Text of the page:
The Block Museum of Art hosted “Walls Turned Sideways: Artists Confront the Justice System,” a conversation about the criminal justice system with presentations from three Chicago-based collectives that are committed to justice and to using art as a mechanism for change.
The formal exhibition of this event is held at the Contemporary Arts Museum Houston, and was curated by Risa Puleo, a Ph.D. candidate at Northwestern. Puleo invited Prison + Neighborhood Arts Project (P-NAP), Chicago Torture Justice Memorials (CTJM) and Lucky Pierre, all of which have art featured in the exhibition, to speak on campus this past Thursday.
Dorothy Burge and Mary Patten spoke about CTJM and the origins of their group. CTJM formed after Jon Burge, a police detective known for torturing criminals at Area 2 Police Headquarters in the 1970s, was sentenced to only four and a half years in prison for lying about the torture.
“We want to fight for reparations using art as a tool,” Burge said.
Sarah Ross and Eric Blackmon spoke on behalf of P-NAP. P-NAP is a project that connects artists and teacher to inmates at Stateville Maximum Security Prison.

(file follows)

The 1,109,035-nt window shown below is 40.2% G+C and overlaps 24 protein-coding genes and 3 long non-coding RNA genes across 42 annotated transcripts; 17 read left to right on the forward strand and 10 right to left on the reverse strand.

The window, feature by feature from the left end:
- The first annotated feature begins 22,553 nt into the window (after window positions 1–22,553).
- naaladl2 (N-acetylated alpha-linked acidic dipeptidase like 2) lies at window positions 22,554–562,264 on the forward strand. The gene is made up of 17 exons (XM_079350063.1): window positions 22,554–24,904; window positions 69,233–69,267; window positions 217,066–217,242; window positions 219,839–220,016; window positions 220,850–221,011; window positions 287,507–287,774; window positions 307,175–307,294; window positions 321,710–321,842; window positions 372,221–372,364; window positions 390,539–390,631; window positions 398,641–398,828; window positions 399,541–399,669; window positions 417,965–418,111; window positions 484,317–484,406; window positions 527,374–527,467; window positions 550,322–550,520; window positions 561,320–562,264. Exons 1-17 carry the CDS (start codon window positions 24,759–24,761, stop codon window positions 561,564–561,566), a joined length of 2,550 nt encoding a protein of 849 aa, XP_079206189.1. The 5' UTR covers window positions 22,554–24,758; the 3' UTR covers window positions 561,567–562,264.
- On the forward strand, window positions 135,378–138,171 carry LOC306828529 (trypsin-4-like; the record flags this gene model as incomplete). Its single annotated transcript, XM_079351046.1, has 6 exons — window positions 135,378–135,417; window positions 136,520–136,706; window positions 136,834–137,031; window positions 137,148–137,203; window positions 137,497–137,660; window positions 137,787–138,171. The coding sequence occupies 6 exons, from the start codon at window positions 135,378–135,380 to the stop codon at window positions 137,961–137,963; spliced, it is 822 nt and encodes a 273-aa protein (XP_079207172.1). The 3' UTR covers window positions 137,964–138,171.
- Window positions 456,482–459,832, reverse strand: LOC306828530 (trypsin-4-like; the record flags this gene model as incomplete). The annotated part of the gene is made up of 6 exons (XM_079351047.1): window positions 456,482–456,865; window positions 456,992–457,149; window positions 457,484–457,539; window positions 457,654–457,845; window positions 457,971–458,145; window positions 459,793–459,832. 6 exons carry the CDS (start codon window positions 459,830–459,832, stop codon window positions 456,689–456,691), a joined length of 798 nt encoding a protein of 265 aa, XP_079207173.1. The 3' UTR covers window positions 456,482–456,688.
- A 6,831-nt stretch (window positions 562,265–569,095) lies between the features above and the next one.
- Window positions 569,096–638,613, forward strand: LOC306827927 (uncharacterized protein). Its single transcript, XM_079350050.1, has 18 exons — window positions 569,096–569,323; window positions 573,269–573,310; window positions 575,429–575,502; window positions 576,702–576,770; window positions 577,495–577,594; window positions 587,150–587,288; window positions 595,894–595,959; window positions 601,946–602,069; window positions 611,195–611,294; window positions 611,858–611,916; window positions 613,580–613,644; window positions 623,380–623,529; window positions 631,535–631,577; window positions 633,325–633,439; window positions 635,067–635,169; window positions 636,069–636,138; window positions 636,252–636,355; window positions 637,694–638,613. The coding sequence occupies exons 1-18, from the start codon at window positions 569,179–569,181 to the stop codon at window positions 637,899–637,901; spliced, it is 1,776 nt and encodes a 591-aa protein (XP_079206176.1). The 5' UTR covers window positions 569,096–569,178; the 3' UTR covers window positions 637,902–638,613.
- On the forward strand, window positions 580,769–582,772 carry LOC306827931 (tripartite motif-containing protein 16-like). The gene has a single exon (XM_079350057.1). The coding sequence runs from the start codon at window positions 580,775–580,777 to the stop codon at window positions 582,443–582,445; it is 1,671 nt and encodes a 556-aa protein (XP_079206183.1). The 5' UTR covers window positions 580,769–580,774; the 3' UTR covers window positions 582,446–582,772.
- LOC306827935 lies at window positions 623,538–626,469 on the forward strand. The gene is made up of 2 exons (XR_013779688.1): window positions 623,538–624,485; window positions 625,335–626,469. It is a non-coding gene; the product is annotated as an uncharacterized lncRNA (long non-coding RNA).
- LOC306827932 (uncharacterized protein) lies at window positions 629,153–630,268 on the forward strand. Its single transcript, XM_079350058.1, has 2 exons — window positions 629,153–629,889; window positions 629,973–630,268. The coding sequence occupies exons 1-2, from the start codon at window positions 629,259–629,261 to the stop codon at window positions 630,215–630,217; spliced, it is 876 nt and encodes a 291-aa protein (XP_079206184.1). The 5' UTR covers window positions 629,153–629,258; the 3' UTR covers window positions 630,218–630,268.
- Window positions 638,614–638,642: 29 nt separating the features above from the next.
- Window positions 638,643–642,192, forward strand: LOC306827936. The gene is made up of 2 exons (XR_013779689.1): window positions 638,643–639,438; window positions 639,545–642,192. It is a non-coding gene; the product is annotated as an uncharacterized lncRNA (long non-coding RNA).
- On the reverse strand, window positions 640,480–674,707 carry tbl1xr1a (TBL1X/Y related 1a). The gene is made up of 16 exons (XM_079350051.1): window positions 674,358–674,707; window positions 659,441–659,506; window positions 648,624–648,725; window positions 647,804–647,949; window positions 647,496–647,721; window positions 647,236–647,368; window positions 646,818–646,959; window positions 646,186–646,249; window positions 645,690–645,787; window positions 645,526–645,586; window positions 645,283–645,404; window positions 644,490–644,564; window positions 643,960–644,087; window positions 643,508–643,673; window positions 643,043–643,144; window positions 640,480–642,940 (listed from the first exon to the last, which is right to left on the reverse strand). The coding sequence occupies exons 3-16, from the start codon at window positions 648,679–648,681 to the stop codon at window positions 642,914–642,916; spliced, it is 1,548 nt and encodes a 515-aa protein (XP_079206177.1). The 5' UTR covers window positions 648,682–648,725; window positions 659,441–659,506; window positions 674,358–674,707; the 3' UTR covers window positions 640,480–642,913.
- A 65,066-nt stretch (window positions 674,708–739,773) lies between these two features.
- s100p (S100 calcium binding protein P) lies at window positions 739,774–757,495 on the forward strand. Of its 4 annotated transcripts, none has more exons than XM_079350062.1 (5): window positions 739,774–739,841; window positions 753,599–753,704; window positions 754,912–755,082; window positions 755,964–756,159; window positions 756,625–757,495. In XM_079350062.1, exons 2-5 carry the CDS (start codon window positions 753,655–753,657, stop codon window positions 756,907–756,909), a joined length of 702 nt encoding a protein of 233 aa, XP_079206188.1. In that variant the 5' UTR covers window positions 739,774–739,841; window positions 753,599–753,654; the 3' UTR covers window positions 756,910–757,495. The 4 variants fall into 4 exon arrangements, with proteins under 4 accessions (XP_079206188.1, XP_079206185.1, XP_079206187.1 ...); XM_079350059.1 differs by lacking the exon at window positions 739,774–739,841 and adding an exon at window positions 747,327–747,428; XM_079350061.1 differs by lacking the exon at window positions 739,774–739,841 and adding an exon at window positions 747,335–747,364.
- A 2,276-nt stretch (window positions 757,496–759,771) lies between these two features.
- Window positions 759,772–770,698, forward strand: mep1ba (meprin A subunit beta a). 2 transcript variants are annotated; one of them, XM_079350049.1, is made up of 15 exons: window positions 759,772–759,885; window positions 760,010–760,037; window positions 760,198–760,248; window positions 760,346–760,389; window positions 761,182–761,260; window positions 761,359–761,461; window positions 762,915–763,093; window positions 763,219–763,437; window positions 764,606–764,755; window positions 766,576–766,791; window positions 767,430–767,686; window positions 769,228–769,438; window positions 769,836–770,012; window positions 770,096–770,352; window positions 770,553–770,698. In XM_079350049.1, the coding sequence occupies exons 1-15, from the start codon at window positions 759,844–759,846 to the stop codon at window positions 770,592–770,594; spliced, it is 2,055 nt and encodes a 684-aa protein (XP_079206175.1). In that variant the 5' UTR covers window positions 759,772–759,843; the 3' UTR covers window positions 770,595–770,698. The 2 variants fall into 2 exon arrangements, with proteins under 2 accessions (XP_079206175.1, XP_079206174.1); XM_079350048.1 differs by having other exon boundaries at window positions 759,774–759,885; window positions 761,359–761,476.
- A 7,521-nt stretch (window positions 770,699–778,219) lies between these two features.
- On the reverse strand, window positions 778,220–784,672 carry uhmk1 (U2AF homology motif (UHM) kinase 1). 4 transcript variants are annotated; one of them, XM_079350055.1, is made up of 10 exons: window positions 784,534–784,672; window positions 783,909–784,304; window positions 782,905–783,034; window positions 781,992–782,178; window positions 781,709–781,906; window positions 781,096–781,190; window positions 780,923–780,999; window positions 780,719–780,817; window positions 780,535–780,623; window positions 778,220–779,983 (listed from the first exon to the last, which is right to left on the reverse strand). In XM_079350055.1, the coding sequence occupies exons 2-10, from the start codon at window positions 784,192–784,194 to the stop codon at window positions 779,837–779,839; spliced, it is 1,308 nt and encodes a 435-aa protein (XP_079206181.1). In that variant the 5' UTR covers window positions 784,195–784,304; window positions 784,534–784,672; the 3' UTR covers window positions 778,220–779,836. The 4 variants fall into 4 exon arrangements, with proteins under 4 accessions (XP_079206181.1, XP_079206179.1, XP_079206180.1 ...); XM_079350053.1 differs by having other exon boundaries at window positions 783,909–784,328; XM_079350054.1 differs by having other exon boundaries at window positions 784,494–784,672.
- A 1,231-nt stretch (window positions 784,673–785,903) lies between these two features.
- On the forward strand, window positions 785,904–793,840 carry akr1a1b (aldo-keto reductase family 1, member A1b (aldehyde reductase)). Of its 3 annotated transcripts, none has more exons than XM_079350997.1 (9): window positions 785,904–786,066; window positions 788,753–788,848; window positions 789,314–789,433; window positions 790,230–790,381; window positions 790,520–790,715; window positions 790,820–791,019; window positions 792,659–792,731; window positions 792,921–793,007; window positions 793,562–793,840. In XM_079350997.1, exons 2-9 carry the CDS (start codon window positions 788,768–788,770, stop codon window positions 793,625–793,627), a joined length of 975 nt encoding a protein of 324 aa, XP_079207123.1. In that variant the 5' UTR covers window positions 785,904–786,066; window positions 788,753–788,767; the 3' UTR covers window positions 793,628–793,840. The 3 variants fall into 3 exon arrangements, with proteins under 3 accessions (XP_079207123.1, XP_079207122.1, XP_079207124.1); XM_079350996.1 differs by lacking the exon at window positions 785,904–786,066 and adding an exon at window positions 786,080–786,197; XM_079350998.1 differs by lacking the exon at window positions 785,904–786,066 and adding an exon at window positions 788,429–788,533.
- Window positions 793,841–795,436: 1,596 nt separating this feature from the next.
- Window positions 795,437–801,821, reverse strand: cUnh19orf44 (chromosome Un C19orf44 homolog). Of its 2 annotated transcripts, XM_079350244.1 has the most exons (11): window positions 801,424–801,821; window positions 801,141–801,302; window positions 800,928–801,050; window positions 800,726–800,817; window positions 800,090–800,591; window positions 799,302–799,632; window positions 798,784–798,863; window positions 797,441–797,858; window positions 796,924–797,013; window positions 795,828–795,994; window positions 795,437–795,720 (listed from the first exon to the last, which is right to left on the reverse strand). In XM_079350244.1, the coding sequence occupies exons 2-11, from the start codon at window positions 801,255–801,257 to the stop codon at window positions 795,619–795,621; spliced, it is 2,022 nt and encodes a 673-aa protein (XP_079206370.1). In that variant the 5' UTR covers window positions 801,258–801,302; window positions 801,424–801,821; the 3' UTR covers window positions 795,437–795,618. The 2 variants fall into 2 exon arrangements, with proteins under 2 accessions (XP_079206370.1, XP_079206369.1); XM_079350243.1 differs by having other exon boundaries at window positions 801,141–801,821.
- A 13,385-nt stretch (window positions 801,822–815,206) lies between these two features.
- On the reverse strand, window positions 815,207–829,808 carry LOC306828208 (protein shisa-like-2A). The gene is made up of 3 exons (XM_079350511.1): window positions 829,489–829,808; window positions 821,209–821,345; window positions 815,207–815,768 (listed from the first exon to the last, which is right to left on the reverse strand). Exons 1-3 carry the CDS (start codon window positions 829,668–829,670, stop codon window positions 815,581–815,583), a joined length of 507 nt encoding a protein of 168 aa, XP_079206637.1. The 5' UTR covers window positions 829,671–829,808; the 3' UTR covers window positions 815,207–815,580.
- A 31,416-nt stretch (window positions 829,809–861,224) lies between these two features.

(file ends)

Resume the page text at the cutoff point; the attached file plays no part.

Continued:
“Since its inception, P-NAP has helped prisoner artists by forcing us to think outside of the box and allowing us access and resources…that would have otherwise been foreclosed to us,” Blackmon said. Blackmon was a former inmate at Stateville who was recently exonerated.
Kevin Kaempf of Lucky Pierre was the last to speak. Lucky Pierre is a collaborative group that works in many areas of art, but Kaempf talked specifically about their project Final Meals, a video installation that remakes some of the final meals published by the Texas Department of Criminal Justice.
With one of the installations playing in the background, Kaempf described some of the meals that they have portrayed.
“This is final meal request 309, from July 24, 2003: chicken fried steak, gravy, french fries, ketchup, salad, blue cheese dressing, iced tea with lemon, two sodas, rolls and butter,” Kaempf said.
After the three collectives made their presentations, Puleo sat with all of them and asked a few questions, and then opened up for questions from the audience.
Even though all three collectives approached the injustice of the criminal justice system in different ways, they all simply wanted to make an impact and to document the horror of the country’s incarceration problem.
“When art starts a conversation, it’s an incredible thing,” Burge said.